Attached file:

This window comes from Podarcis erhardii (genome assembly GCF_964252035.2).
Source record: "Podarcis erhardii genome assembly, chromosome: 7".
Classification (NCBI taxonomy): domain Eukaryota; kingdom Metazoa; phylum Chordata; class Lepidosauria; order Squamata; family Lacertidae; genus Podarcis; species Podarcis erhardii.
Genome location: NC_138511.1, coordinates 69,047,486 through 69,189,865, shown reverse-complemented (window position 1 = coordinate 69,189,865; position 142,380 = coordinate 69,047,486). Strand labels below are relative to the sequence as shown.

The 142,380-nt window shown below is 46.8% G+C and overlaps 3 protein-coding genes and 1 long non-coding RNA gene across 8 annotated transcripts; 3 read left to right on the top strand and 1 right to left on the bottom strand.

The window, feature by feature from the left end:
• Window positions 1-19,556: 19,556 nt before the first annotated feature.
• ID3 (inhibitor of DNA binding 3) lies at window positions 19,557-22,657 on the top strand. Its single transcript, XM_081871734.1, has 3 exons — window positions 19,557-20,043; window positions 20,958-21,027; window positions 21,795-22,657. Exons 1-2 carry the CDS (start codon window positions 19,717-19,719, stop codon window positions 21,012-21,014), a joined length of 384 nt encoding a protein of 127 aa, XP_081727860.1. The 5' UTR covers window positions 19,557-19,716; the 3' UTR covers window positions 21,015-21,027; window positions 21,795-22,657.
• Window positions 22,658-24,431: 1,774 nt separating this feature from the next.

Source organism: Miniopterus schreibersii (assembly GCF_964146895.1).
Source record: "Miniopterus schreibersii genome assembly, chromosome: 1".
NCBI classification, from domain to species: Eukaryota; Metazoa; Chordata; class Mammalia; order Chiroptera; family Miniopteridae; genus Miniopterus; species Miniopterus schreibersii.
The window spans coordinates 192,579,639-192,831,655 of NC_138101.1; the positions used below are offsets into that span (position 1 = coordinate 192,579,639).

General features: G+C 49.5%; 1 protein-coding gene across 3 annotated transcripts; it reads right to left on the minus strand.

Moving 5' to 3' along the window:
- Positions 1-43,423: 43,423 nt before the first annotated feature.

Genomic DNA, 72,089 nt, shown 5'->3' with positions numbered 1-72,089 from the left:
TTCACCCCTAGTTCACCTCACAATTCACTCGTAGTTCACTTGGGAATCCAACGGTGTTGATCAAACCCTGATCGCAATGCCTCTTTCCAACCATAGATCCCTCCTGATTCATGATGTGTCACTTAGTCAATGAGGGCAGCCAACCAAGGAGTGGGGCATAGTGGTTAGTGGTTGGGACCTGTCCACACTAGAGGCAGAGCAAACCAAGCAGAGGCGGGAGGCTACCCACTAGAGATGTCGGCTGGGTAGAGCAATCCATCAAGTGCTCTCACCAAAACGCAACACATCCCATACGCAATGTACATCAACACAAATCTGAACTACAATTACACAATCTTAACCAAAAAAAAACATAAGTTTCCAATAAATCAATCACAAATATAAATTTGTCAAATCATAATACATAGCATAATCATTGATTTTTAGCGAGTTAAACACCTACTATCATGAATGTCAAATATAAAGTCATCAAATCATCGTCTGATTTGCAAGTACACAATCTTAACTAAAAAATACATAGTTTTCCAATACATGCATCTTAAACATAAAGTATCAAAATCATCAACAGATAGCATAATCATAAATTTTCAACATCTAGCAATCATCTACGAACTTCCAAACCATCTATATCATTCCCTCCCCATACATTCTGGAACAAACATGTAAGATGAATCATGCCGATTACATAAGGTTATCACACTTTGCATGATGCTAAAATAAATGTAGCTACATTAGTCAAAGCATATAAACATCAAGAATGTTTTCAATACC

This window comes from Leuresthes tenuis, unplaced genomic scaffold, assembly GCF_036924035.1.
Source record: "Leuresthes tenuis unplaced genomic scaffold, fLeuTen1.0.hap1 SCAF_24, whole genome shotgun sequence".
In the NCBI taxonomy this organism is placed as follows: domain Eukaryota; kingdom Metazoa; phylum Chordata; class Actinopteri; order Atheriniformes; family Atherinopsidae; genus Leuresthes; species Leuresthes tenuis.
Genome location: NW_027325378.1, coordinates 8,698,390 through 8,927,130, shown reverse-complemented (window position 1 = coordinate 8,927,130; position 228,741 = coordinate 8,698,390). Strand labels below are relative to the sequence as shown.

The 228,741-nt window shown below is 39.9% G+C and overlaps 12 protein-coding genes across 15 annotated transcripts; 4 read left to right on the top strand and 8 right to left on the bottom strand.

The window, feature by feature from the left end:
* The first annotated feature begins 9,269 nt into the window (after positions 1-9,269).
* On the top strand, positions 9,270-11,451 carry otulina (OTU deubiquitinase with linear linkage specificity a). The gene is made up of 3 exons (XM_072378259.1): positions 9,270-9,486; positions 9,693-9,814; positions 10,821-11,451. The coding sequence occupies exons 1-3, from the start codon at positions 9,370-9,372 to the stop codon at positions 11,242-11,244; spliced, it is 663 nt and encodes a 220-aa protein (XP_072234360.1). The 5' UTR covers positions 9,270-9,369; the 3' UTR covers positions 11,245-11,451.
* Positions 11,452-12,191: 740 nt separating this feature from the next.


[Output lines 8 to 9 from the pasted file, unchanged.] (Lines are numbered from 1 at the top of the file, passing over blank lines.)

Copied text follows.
• ID3 (inhibitor of DNA binding 3) lies at window positions 19,557-22,657 on the top strand. Its single transcript, XM_081871734.1, has 3 exons — window positions 19,557-20,043; window positions 20,958-21,027; window positions 21,795-22,657. Exons 1-2 carry the CDS (start codon window positions 19,717-19,719, stop codon window positions 21,012-21,014), a joined length of 384 nt encoding a protein of 127 aa, XP_081727860.1. The 5' UTR covers window positions 19,557-19,716; the 3' UTR covers window positions 21,015-21,027; window positions 21,795-22,657.
• Window positions 22,658-24,431: 1,774 nt separating this feature from the next.